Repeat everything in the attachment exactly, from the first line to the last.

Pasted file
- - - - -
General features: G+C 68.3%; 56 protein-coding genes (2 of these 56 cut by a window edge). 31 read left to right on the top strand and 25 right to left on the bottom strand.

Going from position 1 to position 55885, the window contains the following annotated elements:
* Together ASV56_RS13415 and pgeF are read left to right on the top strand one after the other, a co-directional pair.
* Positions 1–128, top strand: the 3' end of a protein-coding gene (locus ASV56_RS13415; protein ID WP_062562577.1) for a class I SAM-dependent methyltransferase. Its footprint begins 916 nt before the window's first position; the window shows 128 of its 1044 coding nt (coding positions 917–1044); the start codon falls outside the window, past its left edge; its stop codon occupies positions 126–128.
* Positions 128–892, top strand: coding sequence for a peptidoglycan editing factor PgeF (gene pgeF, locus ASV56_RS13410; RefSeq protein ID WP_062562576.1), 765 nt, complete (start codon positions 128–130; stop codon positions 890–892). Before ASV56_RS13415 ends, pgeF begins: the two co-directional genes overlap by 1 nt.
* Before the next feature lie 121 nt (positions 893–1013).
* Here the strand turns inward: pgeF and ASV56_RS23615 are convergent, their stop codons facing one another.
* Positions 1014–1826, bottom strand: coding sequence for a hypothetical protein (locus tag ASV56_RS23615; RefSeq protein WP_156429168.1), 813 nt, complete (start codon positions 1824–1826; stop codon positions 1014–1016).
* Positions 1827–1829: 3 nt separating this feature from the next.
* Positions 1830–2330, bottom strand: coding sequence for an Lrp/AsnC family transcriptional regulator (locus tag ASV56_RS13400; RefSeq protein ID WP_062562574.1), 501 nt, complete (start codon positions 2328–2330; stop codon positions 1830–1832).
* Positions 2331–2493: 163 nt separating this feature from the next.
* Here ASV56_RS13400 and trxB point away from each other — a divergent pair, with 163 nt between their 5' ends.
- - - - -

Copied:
General features: G+C 68.3%; 56 protein-coding genes (2 of these 56 cut by a window edge). 31 read left to right on the top strand and 25 right to left on the bottom strand.

Going from position 1 to position 55885, the window contains the following annotated elements:
* Together ASV56_RS13415 and pgeF are read left to right on the top strand one after the other, a co-directional pair.
* Positions 1–128, top strand: the 3' end of a protein-coding gene (locus ASV56_RS13415; protein ID WP_062562577.1) for a class I SAM-dependent methyltransferase. Its footprint begins 916 nt before the window's first position; the window shows 128 of its 1044 coding nt (coding positions 917–1044); the start codon falls outside the window, past its left edge; its stop codon occupies positions 126–128.
* Positions 128–892, top strand: coding sequence for a peptidoglycan editing factor PgeF (gene pgeF, locus ASV56_RS13410; RefSeq protein ID WP_062562576.1), 765 nt, complete (start codon positions 128–130; stop codon positions 890–892). Before ASV56_RS13415 ends, pgeF begins: the two co-directional genes overlap by 1 nt.
* Before the next feature lie 121 nt (positions 893–1013).
* Here the strand turns inward: pgeF and ASV56_RS23615 are convergent, their stop codons facing one another.
* Positions 1014–1826, bottom strand: coding sequence for a hypothetical protein (locus tag ASV56_RS23615; RefSeq protein WP_156429168.1), 813 nt, complete (start codon positions 1824–1826; stop codon positions 1014–1016).
* Positions 1827–1829: 3 nt separating this feature from the next.
* Positions 1830–2330, bottom strand: coding sequence for an Lrp/AsnC family transcriptional regulator (locus tag ASV56_RS13400; RefSeq protein ID WP_062562574.1), 501 nt, complete (start codon positions 2328–2330; stop codon positions 1830–1832).
* Positions 2331–2493: 163 nt separating this feature from the next.
* Here ASV56_RS13400 and trxB point away from each other — a divergent pair, with 163 nt between their 5' ends.